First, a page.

Friday, March 7, 2014

Final Expenses: Saving Money on Funeral Costs

Few things in life are more traumatic than the death of a loved one, particularly if it is unexpected and the survivors are abruptly faced with the sad task of planning a memorial service and burial or cremation. There are dozens of details to handle, at a time when the bereaved are in deep shock, overcome with grief, and often not capable of making the most rational decisions. Add to this the understandable desire to see their loved one off in a suitable way that reflects well on everyone – and it’s easy to see how people can be manipulated into spending much more on final expenses than they need to spend or can truly afford. A payday loan could help in these situations to make it possible to give your loved one the service you would like, even when savings are low and this may not have seemed possible initially.

Even people who pre-plan funerals for themselves or a loved one can be vulnerable to the subtle and dignified  –but nevertheless very manipulative – marketing for which the funeral business is notorious. Granted, funeral directors have to make a living like everyone else, but some are truly exploitative and are masters of the unnecessary up-sell.

Whether you are pre-planning arrangements or have been hit with an unexpected need, there are some things you can do to ease the monetary strain if not your heartache. You do not have to simply accept the default or traditional way of doing things. Here are a few points to keep in mind.

1. There is nothing shameful or undignified about wanting to economize. This may be the most important point of all, and the most difficult for some people to accept. A simple, basic funeral or memorial service is just as dignified and respectful as the most lavish, expensive event. There is absolutely nothing shameful about needing or desiring to save money on final expenses, and economizing certainly does not indicate a lack of love and respect for the departed. If you really feel that you must splurge, do so with an after-party that is a true celebration of the person’s life. That’s a more fitting tribute than a solid gold, silk-lined casket or a limo parade.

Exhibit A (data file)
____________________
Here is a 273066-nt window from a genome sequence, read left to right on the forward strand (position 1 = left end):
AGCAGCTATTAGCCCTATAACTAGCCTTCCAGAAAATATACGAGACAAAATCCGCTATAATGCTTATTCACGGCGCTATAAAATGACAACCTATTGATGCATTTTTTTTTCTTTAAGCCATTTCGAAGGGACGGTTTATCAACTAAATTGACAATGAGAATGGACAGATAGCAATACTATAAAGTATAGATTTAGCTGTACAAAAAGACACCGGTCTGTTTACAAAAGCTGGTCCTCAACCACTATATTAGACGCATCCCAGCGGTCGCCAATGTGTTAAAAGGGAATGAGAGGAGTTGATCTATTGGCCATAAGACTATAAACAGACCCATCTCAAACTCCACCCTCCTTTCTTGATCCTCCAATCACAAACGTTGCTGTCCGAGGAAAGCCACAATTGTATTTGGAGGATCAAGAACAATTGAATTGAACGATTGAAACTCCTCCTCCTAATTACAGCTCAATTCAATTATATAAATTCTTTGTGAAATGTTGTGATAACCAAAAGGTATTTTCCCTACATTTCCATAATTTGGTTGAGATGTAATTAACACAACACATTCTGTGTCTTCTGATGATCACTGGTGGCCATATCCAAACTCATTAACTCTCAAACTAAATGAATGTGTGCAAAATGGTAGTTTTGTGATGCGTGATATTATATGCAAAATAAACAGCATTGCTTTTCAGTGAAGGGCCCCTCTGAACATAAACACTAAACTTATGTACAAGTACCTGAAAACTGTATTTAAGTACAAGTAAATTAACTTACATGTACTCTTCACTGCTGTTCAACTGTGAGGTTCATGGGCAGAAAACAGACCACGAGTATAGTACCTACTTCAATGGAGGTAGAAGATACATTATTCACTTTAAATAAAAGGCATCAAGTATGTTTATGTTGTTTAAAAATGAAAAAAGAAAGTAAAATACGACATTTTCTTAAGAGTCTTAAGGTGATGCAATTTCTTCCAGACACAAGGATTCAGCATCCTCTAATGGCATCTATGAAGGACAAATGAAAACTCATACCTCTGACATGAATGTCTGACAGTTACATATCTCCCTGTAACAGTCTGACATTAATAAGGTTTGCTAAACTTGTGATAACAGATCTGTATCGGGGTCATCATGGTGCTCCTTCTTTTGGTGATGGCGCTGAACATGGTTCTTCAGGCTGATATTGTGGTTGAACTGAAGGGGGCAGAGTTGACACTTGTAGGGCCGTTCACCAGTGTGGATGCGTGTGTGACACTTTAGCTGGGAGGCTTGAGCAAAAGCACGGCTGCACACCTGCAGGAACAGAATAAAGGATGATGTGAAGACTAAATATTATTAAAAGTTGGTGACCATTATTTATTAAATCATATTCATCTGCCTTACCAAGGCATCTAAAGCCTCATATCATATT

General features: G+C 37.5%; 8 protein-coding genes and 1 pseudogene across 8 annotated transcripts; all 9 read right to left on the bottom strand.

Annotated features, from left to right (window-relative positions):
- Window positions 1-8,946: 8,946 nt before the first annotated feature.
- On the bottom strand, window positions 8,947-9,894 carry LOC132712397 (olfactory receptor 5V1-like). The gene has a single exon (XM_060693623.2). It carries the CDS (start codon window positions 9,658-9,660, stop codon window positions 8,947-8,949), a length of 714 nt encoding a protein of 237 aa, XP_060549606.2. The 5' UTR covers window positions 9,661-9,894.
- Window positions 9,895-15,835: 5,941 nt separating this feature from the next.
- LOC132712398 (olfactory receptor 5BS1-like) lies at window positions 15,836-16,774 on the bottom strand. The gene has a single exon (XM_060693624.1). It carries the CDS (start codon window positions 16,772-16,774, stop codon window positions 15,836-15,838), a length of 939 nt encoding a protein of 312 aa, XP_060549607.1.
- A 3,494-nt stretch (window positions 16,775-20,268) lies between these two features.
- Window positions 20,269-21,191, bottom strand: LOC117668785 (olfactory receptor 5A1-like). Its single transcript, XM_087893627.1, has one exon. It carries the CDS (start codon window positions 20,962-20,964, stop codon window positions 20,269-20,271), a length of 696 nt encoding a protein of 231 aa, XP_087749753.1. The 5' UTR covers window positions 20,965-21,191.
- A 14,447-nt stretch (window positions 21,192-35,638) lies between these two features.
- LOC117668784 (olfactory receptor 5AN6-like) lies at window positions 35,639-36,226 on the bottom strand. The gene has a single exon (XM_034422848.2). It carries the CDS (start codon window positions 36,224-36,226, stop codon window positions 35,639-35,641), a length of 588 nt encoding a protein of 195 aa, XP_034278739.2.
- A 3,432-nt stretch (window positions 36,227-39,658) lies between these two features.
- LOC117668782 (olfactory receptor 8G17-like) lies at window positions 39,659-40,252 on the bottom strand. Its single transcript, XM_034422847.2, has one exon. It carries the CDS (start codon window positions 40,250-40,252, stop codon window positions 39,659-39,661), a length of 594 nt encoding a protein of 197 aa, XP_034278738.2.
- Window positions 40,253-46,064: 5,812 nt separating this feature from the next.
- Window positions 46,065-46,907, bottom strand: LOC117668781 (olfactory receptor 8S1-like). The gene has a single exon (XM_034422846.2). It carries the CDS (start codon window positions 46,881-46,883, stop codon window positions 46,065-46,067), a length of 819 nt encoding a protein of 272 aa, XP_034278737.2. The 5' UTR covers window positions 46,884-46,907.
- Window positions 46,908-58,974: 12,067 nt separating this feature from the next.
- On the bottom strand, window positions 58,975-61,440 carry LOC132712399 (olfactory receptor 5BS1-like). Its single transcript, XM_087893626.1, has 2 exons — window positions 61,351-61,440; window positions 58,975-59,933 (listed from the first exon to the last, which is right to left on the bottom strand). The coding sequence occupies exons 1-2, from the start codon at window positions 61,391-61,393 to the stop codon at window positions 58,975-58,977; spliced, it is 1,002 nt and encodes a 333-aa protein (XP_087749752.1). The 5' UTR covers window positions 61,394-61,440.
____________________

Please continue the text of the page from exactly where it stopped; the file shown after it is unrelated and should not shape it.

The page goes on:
2. The government may be able to help you with costs. If you or your partner are on a low income and receiving any of a number of specific government benefits, you may be eligible for a Funeral Payment and/or Bereavement Payment from the Social Fund. Check this page to find out more about these benefits:

3. There’s no law that says you have to use a funeral home. Certainly there are laws in place regarding the handling of remains, but there is absolutely no law that says you have to use a funeral home, with all of the expense that involves. More people these days are opting for “do it yourself” arrangements, handling most or all of the details without going through a traditional funeral home. And increasing numbers of funeral directors are adopting more flexible policies where they offer “a la carte” services. For a cost that is much less than an entire package, they will assist the bereaved with certain details, such as keeping the body cool whilst the family is tending to the other arrangements. The Natural Death Centre ( is a wonderful resource for exploring your options and planning a “do it yourself” (or a partially or mostly “do it yourself”) memorial service.

4. You can still save money even if you don’t “do it yourself.” You can economise on virtually every aspect of the funeral: the casket; the handling of the body (embalming is not required by law); vehicles; flowers; memorial marker; the service itself… and the list goes on. Do not let that earnest, soft-spoken sales director talk you into spending more than you can afford – remember, there is nothing shameful or undignified about wanting to economize. The aforementioned Natural Death Centre has a page of suggestions and links for economizing on funeral costs.